The chief policy-making body is the cabinet composed of the prime minister and at least 11 other ministers. The PM is appointed by the political party in power from its parliamentary members. The British monarch who is understood as the titular head of state, follows the PM’s recommendation in selecting a Jamaican governor-general who primarily has ceremonial powers (James A. Ferguson, n.d.).

Status of children’s rights [1]

On an international level, Jamaica ratified the Convention on the Rights of the Child (CRC) which is an essential treaty that protects the rights of children in all aspects of life. Beyond that, Jamaica ratified the Optional Protocol to the Convention on the Rights of the Child on the Involvement of Children in Armed Conflict (CRC-OP-AC) in 2002 and the Optional Protocol to the Convention on the Rights of the Child on the sale of children child prostitution and child pornography (CRC-OP-SC) in 2011.

In regard to other international treaties, Jamaica ratified the Convention on the Elimination of All Forms of Discrimination against Women (CEDAW) in 1984, the Convention on the Rights of Persons with Disabilities (CRPD) in 2007 and the International Convention on the Protection of the Rights of All Migrant Workers and Members of Their Families (CMW) in 2008. 

Addressing the needs of children 

Right to education 

While Jamaica has made a number of efforts to promote access, quality and equity in regard to education, significant gaps remain (UNICEF, n.d.). The majority of children have access to publicly funded education, but the consequences of poverty set the scene for absence, chronic under-performance and in some cases, the failure to carry out their entire education (UNICEF, n.d.).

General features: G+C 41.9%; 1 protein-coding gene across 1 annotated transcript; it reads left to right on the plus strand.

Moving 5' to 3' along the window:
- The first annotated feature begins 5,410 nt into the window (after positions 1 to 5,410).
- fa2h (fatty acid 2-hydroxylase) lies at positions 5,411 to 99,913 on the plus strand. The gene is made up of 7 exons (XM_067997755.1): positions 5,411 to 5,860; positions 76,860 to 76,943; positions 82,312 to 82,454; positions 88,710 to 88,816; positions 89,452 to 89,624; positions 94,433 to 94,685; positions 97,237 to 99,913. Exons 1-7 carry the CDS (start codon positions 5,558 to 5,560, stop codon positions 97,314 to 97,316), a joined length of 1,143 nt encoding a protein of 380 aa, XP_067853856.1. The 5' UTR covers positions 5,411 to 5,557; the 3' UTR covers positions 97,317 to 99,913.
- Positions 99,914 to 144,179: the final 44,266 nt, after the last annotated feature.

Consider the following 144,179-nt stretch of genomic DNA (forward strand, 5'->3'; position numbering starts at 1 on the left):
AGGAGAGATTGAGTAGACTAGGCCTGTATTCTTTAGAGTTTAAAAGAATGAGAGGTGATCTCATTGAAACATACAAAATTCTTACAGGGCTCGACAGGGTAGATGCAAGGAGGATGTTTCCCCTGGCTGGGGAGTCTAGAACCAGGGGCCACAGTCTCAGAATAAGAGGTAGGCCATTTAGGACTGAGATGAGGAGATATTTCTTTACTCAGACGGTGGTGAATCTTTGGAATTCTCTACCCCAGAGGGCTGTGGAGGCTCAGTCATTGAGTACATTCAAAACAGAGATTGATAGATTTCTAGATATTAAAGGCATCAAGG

There is a very obvious distinction between public and private schools and those attending public schools assume the risk of leaving and thereby not acquiring the comprehensive knowledge required for reading and writing (Babb, 2018). Another significant hindrance in regard to education, more specifically access to education, is the lack of road safety. Children are the most vulnerable road users and are oftentimes incapable of judging vehicle speeds and distance as they make their way to and from school (UNICEF, n.d.). 

Unfortunately, road crashes and near misses have a direct impact on Jamaican children which in turn prevents them from accessing their education (UNICEF, n.d.). In 2021, 483 road fatalities were recorded, out of which 69% were those belonging to the most vulnerable groups of road users: pedestrians, motorcyclists and children (UNICEF, n.d.). Of these road fatalities in 2021, 25 were children (UNICEF, n.d.).